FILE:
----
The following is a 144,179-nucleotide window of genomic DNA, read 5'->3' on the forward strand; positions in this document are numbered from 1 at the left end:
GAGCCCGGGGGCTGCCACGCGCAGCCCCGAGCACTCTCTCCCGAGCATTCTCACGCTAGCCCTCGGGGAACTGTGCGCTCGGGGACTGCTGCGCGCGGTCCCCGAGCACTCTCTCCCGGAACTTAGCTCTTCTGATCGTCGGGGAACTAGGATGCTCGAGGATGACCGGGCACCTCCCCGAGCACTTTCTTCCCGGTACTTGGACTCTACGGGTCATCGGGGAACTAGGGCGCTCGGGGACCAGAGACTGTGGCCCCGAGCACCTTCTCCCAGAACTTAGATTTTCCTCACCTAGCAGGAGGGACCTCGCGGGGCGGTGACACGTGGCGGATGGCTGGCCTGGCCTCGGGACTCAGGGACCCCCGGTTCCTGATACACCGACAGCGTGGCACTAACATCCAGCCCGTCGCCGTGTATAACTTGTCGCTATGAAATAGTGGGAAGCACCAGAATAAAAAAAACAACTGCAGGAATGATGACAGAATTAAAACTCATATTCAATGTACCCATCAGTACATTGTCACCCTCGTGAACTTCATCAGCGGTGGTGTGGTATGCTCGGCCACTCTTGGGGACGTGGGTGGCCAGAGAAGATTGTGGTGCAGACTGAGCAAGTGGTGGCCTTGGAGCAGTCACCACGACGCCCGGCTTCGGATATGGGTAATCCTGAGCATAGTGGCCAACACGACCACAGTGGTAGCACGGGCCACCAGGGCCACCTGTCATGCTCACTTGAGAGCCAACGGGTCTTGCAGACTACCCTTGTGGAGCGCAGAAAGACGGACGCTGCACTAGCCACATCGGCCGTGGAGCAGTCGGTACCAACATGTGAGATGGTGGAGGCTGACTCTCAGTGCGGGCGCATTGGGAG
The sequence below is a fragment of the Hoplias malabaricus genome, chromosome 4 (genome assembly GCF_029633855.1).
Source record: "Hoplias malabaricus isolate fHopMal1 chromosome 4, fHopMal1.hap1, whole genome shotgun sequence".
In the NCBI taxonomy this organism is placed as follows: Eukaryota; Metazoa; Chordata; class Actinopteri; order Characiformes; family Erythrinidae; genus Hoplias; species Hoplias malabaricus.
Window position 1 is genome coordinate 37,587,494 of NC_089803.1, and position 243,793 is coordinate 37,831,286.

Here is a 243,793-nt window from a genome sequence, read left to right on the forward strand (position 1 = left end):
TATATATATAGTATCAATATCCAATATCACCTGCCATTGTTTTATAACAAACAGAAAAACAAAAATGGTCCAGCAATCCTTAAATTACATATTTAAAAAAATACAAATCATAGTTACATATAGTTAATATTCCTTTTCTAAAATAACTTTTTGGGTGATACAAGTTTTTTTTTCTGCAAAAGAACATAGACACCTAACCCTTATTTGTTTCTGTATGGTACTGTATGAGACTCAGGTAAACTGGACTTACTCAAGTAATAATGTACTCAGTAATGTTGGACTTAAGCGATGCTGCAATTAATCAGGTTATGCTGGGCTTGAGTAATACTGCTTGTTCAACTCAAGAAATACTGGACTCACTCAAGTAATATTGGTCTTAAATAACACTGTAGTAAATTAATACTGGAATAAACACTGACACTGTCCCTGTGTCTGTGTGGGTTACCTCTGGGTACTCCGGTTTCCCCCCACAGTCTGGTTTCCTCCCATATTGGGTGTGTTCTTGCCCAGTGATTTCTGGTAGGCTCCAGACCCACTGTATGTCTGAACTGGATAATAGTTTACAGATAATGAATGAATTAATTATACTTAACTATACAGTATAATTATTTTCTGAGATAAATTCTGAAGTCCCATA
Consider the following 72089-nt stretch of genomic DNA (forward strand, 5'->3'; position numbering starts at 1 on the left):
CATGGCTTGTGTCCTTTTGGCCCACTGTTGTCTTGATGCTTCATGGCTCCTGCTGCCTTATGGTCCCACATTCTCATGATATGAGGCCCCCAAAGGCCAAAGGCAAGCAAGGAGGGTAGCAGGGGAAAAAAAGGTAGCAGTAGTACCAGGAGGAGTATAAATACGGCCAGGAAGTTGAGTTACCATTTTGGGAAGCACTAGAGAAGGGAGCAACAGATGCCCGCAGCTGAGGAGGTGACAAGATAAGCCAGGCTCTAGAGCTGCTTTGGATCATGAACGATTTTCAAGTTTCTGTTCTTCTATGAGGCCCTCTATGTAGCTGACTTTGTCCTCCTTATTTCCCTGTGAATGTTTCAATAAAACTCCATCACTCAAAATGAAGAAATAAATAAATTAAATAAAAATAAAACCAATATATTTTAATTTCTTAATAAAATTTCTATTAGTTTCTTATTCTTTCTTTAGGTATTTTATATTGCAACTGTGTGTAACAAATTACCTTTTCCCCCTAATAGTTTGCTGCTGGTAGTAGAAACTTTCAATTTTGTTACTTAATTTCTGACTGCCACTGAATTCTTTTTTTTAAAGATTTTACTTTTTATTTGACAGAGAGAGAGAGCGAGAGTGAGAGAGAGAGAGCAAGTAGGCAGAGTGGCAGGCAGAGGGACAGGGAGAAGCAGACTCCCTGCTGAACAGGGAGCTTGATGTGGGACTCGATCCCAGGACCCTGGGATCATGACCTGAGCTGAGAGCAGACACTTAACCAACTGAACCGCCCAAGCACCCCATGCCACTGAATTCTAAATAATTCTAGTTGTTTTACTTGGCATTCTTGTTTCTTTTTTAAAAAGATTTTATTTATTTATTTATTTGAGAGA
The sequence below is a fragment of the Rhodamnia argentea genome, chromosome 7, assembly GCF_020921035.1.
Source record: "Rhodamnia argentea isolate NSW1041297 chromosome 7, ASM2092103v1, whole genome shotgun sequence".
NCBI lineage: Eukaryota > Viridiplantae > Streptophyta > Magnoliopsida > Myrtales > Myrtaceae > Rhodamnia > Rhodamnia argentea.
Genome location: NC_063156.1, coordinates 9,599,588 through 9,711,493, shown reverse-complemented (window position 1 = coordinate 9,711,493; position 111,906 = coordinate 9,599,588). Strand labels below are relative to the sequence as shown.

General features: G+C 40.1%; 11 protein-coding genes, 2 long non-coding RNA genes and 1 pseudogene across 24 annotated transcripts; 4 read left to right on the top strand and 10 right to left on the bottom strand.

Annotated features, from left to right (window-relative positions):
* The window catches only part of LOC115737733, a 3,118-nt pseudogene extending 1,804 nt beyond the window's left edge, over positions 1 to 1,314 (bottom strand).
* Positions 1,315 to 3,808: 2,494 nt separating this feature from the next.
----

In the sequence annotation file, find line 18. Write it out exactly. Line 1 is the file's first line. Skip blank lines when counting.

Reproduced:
* Positions 1,315 to 3,808: 2,494 nt separating this feature from the next.